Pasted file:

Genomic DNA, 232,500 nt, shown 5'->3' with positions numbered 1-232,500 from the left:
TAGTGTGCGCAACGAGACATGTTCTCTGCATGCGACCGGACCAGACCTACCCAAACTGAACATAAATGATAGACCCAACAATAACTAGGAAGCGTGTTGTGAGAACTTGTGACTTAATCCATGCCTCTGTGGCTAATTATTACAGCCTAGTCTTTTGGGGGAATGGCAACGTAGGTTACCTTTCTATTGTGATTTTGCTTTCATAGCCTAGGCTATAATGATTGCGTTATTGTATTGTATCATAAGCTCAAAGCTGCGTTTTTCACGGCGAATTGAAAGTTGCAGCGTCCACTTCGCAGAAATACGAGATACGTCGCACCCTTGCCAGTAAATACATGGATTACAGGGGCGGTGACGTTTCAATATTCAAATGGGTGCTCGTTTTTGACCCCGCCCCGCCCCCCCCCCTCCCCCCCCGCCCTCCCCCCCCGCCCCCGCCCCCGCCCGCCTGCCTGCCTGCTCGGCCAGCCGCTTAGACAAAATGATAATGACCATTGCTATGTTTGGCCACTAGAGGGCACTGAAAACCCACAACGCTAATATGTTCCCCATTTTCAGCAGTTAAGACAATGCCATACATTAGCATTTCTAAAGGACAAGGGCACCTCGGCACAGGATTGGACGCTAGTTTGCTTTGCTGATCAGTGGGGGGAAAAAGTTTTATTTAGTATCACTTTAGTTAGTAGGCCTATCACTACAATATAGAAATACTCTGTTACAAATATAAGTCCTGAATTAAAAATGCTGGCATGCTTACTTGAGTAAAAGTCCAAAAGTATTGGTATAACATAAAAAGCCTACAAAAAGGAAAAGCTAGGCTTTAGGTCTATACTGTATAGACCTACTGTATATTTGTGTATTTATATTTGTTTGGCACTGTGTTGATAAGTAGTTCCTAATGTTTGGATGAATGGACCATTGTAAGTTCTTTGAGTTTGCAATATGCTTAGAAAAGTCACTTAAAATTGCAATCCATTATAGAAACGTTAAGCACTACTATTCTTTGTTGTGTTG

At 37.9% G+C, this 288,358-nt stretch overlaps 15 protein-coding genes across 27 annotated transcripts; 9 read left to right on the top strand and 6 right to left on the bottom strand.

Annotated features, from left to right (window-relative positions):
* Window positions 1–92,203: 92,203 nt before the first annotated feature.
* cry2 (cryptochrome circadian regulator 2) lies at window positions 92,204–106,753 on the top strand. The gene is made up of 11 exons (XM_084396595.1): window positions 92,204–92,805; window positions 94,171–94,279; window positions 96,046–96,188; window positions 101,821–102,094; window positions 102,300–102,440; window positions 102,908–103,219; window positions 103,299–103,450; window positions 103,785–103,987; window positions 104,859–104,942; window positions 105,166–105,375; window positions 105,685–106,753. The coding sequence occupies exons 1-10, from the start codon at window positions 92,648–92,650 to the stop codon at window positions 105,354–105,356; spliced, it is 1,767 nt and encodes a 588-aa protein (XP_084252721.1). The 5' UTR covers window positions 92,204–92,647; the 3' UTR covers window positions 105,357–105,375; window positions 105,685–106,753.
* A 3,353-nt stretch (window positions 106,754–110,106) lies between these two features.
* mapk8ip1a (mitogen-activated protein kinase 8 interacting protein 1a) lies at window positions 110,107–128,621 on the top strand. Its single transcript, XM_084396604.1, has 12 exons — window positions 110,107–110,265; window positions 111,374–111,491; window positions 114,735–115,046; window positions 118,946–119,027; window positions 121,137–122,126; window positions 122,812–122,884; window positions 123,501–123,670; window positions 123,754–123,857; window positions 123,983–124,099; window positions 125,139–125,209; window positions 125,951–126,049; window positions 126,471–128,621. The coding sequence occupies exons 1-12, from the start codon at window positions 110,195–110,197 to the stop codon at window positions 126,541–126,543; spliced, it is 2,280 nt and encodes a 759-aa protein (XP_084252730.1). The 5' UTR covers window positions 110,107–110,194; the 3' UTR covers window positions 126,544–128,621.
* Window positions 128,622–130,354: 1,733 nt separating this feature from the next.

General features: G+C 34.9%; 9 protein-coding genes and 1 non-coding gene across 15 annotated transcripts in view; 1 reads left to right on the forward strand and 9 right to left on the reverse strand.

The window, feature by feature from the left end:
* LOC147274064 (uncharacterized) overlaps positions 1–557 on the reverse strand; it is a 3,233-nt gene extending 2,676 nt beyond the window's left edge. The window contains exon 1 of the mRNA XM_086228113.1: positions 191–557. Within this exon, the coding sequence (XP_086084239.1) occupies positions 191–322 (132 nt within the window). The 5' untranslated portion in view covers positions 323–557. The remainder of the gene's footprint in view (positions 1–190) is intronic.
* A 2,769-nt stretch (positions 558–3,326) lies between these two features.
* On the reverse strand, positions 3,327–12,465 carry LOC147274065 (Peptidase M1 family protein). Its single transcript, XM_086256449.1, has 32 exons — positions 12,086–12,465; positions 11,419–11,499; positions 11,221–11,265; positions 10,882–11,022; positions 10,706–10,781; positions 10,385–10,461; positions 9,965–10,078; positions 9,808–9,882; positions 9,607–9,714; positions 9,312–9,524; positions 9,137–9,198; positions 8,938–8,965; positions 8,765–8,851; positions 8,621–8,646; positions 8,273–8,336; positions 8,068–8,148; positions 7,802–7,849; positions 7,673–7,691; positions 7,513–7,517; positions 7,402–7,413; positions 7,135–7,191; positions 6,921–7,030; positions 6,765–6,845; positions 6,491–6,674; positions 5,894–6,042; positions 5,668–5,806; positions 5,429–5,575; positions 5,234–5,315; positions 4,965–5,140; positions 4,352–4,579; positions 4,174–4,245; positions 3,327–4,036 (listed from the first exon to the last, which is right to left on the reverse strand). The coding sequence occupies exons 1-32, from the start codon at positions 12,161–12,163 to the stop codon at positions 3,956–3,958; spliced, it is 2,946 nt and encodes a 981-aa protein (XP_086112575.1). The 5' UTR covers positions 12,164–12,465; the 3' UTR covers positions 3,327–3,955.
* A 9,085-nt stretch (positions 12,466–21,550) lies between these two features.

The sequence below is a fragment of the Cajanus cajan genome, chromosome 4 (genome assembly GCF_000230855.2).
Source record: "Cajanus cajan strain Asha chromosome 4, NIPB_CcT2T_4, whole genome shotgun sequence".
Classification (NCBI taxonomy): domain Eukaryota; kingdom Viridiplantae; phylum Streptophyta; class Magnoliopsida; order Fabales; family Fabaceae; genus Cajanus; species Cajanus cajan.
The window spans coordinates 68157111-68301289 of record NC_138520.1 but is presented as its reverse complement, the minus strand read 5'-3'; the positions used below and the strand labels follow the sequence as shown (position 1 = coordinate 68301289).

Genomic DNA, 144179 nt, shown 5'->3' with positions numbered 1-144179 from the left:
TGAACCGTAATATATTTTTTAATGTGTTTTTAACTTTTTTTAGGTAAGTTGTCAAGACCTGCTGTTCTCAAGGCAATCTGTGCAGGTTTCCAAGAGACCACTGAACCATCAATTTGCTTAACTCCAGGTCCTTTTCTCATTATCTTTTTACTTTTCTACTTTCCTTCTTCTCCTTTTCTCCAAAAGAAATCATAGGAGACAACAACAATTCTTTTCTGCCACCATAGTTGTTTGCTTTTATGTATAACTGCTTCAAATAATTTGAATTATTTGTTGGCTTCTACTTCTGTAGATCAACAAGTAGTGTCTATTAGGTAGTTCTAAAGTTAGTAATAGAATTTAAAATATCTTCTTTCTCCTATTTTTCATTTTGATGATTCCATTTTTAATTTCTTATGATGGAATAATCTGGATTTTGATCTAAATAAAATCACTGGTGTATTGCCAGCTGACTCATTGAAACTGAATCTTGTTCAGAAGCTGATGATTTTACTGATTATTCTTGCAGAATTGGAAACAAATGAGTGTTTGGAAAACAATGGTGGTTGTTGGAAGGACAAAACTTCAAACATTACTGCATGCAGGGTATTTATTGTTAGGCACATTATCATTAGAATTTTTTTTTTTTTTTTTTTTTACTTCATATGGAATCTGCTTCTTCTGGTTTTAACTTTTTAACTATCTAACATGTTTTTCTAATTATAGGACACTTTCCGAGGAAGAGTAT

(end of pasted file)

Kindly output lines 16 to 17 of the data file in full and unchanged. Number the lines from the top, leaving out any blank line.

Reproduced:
The sequence below is a fragment of the Cajanus cajan genome, chromosome 4 (genome assembly GCF_000230855.2).
Source record: "Cajanus cajan strain Asha chromosome 4, NIPB_CcT2T_4, whole genome shotgun sequence".